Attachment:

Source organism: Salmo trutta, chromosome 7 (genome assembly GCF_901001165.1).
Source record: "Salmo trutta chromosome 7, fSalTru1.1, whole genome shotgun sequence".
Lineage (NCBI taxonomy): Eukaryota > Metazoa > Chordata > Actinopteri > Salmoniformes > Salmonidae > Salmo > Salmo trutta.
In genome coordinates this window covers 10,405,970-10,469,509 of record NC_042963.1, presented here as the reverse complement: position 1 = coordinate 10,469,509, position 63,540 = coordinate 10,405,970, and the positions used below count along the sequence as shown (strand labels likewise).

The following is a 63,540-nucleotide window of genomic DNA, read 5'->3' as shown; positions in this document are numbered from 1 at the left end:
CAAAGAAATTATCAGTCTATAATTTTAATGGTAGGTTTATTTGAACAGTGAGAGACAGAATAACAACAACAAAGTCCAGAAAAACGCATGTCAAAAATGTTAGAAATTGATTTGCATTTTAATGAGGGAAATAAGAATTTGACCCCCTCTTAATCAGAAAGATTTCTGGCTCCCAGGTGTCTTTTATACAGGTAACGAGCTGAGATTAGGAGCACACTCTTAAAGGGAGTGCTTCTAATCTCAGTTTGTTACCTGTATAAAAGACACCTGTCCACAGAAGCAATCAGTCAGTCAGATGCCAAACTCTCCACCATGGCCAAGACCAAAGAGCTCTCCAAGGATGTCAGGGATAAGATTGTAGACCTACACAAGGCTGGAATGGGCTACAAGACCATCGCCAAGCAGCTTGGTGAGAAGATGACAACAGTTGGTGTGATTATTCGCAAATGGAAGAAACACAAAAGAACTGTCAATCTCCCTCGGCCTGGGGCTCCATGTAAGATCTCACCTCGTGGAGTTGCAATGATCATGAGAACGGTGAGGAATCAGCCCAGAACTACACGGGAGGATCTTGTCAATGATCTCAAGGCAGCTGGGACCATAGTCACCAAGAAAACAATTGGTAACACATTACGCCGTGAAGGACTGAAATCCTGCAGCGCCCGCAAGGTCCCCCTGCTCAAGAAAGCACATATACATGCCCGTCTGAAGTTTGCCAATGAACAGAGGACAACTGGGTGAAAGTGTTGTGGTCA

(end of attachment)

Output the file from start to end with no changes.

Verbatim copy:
Source organism: Salmo trutta, chromosome 7 (genome assembly GCF_901001165.1).
Source record: "Salmo trutta chromosome 7, fSalTru1.1, whole genome shotgun sequence".
Lineage (NCBI taxonomy): Eukaryota > Metazoa > Chordata > Actinopteri > Salmoniformes > Salmonidae > Salmo > Salmo trutta.
In genome coordinates this window covers 10,405,970-10,469,509 of record NC_042963.1, presented here as the reverse complement: position 1 = coordinate 10,469,509, position 63,540 = coordinate 10,405,970, and the positions used below count along the sequence as shown (strand labels likewise).

The following is a 63,540-nucleotide window of genomic DNA, read 5'->3' as shown; positions in this document are numbered from 1 at the left end:
CAAAGAAATTATCAGTCTATAATTTTAATGGTAGGTTTATTTGAACAGTGAGAGACAGAATAACAACAACAAAGTCCAGAAAAACGCATGTCAAAAATGTTAGAAATTGATTTGCATTTTAATGAGGGAAATAAGAATTTGACCCCCTCTTAATCAGAAAGATTTCTGGCTCCCAGGTGTCTTTTATACAGGTAACGAGCTGAGATTAGGAGCACACTCTTAAAGGGAGTGCTTCTAATCTCAGTTTGTTACCTGTATAAAAGACACCTGTCCACAGAAGCAATCAGTCAGTCAGATGCCAAACTCTCCACCATGGCCAAGACCAAAGAGCTCTCCAAGGATGTCAGGGATAAGATTGTAGACCTACACAAGGCTGGAATGGGCTACAAGACCATCGCCAAGCAGCTTGGTGAGAAGATGACAACAGTTGGTGTGATTATTCGCAAATGGAAGAAACACAAAAGAACTGTCAATCTCCCTCGGCCTGGGGCTCCATGTAAGATCTCACCTCGTGGAGTTGCAATGATCATGAGAACGGTGAGGAATCAGCCCAGAACTACACGGGAGGATCTTGTCAATGATCTCAAGGCAGCTGGGACCATAGTCACCAAGAAAACAATTGGTAACACATTACGCCGTGAAGGACTGAAATCCTGCAGCGCCCGCAAGGTCCCCCTGCTCAAGAAAGCACATATACATGCCCGTCTGAAGTTTGCCAATGAACAGAGGACAACTGGGTGAAAGTGTTGTGGTCA